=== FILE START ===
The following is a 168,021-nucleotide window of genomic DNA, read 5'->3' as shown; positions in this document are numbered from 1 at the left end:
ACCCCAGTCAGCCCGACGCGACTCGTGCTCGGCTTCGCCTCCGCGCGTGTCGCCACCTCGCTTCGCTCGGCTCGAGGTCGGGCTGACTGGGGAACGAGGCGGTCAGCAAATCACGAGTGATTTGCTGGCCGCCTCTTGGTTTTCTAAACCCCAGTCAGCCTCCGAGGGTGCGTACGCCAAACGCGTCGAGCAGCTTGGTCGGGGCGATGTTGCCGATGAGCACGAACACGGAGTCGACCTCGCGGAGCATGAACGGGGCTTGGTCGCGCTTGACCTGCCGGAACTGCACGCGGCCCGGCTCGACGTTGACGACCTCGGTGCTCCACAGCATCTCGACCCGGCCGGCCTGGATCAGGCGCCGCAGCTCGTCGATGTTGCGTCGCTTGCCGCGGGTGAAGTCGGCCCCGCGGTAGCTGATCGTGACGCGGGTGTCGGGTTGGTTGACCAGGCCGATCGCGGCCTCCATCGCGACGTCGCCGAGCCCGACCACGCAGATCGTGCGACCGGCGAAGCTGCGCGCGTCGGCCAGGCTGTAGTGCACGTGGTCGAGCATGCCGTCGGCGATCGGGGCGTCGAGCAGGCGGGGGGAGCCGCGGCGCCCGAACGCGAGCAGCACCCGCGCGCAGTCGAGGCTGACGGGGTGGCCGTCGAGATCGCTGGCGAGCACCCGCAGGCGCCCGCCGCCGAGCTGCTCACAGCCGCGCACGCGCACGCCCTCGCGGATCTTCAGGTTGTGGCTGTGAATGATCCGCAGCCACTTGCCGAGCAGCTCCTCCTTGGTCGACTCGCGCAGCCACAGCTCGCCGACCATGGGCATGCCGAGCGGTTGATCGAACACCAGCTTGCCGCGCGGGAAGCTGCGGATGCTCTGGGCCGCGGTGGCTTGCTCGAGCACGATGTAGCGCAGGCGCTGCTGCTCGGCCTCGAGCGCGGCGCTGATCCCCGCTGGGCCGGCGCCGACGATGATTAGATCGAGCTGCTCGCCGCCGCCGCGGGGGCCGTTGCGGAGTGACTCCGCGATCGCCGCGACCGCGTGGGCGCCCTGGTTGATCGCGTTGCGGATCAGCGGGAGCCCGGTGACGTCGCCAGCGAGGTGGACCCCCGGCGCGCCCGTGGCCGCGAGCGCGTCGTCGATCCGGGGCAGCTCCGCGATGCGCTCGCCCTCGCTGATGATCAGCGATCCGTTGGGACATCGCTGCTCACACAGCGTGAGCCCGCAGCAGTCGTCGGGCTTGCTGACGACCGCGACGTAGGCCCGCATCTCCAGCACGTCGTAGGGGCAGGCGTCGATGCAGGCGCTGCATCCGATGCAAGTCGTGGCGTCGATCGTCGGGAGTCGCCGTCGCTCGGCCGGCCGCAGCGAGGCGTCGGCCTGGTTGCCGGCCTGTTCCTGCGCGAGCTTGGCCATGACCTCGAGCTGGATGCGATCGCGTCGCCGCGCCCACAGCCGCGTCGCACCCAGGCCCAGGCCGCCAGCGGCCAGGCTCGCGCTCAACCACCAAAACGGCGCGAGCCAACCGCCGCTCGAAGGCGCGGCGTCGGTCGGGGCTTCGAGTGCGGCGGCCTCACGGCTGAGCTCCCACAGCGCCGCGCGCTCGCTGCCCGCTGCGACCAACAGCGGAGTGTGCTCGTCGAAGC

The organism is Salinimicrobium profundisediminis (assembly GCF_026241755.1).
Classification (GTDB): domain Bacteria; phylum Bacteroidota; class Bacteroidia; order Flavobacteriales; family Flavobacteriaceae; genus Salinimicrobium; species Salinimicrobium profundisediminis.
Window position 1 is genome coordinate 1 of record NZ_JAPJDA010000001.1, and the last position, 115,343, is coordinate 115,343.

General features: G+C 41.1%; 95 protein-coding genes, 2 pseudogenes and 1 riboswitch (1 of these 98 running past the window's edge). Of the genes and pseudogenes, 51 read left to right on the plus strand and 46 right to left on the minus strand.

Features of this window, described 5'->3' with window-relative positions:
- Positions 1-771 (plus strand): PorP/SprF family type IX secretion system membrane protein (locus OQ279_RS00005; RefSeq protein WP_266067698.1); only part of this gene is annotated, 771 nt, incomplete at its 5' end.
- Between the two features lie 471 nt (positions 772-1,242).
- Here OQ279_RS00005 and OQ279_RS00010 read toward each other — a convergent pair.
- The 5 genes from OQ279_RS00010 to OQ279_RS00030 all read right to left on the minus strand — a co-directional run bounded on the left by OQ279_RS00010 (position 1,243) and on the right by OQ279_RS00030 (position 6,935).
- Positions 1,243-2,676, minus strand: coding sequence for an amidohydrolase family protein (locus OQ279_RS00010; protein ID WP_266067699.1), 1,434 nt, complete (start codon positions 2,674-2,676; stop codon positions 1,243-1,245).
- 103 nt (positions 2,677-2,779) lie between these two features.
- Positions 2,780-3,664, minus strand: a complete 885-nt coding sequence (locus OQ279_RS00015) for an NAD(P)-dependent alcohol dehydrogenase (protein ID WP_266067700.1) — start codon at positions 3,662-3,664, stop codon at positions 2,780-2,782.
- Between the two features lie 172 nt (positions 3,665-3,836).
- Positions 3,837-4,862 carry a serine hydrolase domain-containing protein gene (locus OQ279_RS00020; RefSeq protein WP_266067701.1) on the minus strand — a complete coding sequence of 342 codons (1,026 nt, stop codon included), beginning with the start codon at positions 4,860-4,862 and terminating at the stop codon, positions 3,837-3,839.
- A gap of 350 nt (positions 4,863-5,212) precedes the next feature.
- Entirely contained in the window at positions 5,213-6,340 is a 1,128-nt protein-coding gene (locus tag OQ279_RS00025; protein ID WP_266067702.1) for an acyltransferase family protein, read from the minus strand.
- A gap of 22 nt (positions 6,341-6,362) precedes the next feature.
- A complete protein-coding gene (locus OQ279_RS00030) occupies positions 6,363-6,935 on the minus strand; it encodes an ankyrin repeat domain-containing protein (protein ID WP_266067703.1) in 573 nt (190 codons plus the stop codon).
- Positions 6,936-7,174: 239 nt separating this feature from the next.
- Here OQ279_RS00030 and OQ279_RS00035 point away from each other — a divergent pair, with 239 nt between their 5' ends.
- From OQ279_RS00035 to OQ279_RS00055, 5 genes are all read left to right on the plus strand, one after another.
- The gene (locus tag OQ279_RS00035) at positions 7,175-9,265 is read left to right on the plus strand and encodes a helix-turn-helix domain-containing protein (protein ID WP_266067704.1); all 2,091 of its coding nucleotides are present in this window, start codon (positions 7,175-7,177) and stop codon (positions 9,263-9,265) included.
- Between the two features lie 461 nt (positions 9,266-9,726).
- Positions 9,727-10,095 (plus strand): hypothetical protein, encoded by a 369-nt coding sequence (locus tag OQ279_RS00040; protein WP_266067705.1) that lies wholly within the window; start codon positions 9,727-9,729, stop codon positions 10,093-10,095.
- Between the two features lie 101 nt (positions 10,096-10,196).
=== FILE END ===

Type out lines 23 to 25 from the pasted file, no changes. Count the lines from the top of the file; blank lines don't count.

- From OQ279_RS00035 to OQ279_RS00055, 5 genes are all read left to right on the plus strand, one after another.
- The gene (locus tag OQ279_RS00035) at positions 7,175-9,265 is read left to right on the plus strand and encodes a helix-turn-helix domain-containing protein (protein ID WP_266067704.1); all 2,091 of its coding nucleotides are present in this window, start codon (positions 7,175-7,177) and stop codon (positions 9,263-9,265) included.
- Between the two features lie 461 nt (positions 9,266-9,726).